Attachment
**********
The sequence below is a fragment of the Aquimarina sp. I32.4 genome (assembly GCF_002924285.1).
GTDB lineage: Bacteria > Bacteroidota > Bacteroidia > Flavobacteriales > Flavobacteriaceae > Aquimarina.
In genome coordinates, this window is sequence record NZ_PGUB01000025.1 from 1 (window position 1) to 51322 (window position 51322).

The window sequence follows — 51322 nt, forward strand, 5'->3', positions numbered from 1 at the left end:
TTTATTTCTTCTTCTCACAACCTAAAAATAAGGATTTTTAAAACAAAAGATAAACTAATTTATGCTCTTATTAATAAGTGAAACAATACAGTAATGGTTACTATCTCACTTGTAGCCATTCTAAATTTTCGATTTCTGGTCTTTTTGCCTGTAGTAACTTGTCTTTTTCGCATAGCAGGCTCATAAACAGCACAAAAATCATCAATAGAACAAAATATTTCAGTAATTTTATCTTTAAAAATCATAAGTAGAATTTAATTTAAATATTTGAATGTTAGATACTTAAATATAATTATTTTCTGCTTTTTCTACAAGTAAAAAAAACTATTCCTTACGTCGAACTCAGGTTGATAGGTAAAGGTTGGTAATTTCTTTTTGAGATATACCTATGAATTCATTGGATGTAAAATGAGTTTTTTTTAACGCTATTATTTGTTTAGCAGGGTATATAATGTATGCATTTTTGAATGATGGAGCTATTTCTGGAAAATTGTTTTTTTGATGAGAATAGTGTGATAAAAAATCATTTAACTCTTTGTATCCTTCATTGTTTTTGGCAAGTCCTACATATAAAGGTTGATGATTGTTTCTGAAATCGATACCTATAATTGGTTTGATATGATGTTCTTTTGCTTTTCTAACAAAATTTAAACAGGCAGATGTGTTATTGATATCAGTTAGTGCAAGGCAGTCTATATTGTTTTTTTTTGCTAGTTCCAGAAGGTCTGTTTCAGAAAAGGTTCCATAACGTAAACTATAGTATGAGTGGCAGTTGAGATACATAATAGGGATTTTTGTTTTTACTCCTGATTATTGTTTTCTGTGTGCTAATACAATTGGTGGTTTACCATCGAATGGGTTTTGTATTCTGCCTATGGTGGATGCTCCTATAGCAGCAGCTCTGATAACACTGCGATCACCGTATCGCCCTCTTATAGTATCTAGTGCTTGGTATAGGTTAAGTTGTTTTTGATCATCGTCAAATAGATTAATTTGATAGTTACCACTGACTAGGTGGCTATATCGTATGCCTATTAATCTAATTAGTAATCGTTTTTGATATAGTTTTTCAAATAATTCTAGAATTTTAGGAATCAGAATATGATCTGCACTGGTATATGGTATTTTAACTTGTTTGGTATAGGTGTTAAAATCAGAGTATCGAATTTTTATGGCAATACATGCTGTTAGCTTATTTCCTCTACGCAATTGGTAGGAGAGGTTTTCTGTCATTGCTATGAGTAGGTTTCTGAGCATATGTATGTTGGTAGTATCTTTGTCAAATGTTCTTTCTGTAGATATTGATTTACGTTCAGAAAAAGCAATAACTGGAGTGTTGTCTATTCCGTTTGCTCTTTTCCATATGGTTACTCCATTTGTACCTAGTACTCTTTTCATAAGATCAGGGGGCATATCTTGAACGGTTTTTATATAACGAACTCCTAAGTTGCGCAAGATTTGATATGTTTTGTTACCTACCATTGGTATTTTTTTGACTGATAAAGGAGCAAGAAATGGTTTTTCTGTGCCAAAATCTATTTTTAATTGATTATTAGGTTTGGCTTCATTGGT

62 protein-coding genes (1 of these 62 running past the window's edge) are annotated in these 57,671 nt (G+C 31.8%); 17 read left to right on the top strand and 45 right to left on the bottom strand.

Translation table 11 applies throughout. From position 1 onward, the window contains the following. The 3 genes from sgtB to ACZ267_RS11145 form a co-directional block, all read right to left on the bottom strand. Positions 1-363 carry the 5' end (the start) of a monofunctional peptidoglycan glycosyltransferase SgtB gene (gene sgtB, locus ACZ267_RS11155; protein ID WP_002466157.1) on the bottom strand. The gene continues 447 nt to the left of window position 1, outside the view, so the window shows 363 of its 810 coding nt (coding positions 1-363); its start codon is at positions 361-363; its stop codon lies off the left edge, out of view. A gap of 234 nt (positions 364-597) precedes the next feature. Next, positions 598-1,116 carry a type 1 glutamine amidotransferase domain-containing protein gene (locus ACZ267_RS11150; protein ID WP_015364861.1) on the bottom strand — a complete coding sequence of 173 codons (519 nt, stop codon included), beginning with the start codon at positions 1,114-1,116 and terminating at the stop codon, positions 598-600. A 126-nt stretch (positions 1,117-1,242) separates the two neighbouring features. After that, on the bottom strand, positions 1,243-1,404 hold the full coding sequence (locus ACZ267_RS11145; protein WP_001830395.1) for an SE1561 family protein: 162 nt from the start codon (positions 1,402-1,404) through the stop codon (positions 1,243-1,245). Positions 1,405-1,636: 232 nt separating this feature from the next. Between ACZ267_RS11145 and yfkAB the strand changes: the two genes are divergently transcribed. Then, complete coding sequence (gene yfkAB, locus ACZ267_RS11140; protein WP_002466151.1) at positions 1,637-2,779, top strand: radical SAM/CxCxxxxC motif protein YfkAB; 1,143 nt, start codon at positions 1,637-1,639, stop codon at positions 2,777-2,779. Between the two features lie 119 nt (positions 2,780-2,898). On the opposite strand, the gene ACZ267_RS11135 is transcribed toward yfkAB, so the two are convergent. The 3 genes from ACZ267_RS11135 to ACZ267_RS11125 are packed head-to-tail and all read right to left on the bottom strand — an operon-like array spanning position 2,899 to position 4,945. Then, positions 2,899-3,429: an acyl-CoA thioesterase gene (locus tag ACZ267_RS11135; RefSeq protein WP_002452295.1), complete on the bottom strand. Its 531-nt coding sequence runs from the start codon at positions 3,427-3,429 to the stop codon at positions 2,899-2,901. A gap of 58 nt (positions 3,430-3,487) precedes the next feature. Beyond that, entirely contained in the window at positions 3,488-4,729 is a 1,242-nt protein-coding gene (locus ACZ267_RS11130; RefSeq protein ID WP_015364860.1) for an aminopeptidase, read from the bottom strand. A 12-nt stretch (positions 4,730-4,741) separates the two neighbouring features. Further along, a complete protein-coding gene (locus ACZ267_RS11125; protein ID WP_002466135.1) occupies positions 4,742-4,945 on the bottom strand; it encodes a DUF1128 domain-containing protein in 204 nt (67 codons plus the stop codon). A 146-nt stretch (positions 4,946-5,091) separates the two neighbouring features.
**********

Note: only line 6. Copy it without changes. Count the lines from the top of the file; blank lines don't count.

62 protein-coding genes (1 of these 62 running past the window's edge) are annotated in these 57,671 nt (G+C 31.8%); 17 read left to right on the top strand and 45 right to left on the bottom strand.